Combine all the liquids, mix well, and add the dry ingredients. Stir in dates and nuts. Bake in greased 15-by-10-inch baking pan at 350 degrees for 20-25 minutes or until toothpick comes out clean. Pour glaze over the top while still hot.

Glaze:

1 cup powdered sugar

2 tablespoons lemon juice

Combine and pour over bars. I usually add more lemon juice, I like it tart.

-- Submitted by Jeanne Hill

Spaghetti squash

"Holly requested a recipe for spaghetti squash that she enjoyed on a cruise with her husband. I think this is the recipe she is talking about," Rose Wilson said. "I also had this salad on a cruise, and this is the closest I can find to it."

PICKLED SPAGHETTI SQUASH AND GLAZED RAISIN SALAD

(Serves 25)

2 pounds spaghetti squash

2 ounces sugar

2 fluid ounces rice wine vinegar

1 teaspoon whole cloves

1 pound chopped green pepper

1/4 bunch parsley

2 sprigs thyme, chopped

Juice of 1 lime

2 fluid ounces olive oil

Salt and pepper to taste

2 ounces almond slivers

Glazed Raisins:

2 tablespoons raisins

2 tablespoons orange juice concentrate

1 whole cinnamon stick

1/2 tablespoons cornstarch

Wash the spaghetti squash under cold running water thoroughly. Peel them and cut them into 1- 1/2-inch cubes. Marinate the squash cubes with rice wine vinegar, cloves, sugar, chopped thyme, olive oil, lime juice, salt and cracked pepper. Place the marinated spaghetti squash in a greased sheet tray and roast in a preheated oven at 320 degrees for 15 minutes.

Toast the slivered almonds till golden brown in a salamander or broiler. Be sure not to burn.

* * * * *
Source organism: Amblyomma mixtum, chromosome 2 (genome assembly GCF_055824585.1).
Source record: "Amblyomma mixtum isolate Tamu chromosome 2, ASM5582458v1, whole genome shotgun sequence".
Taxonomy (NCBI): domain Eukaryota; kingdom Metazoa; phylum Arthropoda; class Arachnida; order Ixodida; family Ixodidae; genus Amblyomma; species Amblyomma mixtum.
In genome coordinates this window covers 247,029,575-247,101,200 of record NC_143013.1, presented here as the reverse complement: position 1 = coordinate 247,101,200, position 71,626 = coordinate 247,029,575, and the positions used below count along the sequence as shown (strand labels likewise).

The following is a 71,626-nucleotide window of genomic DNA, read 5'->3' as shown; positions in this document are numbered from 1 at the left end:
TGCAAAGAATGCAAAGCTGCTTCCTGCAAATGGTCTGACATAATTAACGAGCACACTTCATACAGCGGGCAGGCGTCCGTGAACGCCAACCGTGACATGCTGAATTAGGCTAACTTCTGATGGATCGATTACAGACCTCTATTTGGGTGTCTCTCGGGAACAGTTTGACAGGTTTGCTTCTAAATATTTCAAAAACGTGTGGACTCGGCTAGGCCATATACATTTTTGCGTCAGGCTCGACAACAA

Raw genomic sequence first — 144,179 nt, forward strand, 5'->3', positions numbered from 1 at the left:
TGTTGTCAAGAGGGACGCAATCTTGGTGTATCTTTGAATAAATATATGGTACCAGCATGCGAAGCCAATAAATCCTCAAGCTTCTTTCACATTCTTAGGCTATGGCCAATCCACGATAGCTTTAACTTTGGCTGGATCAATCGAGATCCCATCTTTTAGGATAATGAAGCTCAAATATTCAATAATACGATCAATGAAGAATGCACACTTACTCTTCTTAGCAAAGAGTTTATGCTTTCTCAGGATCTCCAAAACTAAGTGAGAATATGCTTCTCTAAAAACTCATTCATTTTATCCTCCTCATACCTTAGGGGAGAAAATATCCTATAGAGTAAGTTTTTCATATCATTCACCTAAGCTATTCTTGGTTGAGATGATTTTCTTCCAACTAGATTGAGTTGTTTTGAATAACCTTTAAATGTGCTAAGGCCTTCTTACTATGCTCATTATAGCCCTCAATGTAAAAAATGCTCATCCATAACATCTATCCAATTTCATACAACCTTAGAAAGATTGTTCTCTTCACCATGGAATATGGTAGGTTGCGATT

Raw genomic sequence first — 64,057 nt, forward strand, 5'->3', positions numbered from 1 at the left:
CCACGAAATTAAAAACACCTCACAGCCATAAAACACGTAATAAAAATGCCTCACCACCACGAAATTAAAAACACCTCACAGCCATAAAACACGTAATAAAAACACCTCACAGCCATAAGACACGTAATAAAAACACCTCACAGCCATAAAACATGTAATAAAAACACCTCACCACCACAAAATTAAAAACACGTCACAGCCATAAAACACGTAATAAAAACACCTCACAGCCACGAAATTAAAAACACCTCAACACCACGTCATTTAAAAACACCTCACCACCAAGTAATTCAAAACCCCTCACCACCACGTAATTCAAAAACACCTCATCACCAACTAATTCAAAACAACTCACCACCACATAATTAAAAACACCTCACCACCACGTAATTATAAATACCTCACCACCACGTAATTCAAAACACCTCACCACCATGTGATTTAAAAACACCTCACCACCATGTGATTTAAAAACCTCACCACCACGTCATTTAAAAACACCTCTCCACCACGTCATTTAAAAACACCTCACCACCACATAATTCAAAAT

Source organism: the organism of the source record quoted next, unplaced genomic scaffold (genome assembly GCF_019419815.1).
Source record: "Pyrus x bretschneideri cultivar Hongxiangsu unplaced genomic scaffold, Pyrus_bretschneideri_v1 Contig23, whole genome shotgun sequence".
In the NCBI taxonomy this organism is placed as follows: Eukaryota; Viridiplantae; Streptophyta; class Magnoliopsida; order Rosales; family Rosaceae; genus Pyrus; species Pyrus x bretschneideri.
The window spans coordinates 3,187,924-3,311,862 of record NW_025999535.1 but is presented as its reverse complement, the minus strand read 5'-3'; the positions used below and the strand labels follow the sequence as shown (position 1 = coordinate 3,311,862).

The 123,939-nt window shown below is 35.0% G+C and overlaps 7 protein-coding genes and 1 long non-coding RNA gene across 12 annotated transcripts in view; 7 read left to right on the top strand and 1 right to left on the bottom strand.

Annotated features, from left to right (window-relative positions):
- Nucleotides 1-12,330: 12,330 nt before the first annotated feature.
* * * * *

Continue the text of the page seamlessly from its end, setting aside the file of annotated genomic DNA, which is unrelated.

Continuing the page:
Make glazed raisins by combining water, orange juice concentrate, cinnamon and raisins in a saucepan.

Bring to a boil. Reduce heat, and simmer, uncovered, for 20 minutes or until raisins are softened and mixture is reduced to 1 3/4 cups.

In a mixing bowl, add pickled spaghetti squash, chopped parsley, slivered almonds and glazed raisins.

Toss them, adjusting the seasoning.

Garnish the salad with fresh pointed spears of romaine lettuce, radicchio lettuce, spring onion flowers, carrot spears and young celery leaves.

-- Submitted by Rose Wilson

Slumgullion memories

"I read your column weekly. Don't cook much anymore since it's just me, but many of the articles bring back memories," an Anna Maria Island reader said. "Some 60 or 65 years ago (I am now 75), my dad was a Boy Scout field executive, and when he took the troops to camp they always made 'slumgullion,' probably more than once. At that time, it included leftovers plus whatever they had on hand. I prefer the sound of the current recipes printed. I always thought he made up the name, and whenever he would offer to make it at home, we all 'politely' refused!

Spicy bell peppers, please

"Recently I read a recipe for red/orange/green bell peppers to be used for turning them into spicy, hot peppers. I have searched high and low to find the article and cannot locate it," said Ann Dey of Bradenton. "I remember one of the ingredients was cumin. Chili powder, crushed red pepper or cayenne was also listed. I know a couple additional ingredients were listed, but I have no idea what they were nor the measurements of each ingredient along with how long to marinate them.

"Could you find the recipe?" Dey asked.

Readers, we need your help. Do you have a recipe for these spicy bell peppers?

Wanted: Cornbread stuffed pork chops

"Once again I need your help," said Susan Daugherty of Bradenton. "I used to have a great cookbook called 'Cooking for Today' although it was dated around 1990. Somehow I have misplaced it.

"There is a pork chop recipe in it for cornbread stuffed pork chops, which is the best stuffed chop recipe I ever made. You use cornbread stuffing, bacon, onion, celery and some spices in it. Can you ask your readers if they have this recipe? I appreciate it," Dey said.

Readers, you've been asked. Please search your cookbooks and computer files for this recipe.

Andrea Yeager, can be reached at ayeager51@cableone.net. Send contributions or requests to Cook's Exchange, P.O. Box 4567, Biloxi MS 39535-4567. If requesting a recipe, include the name or describe it.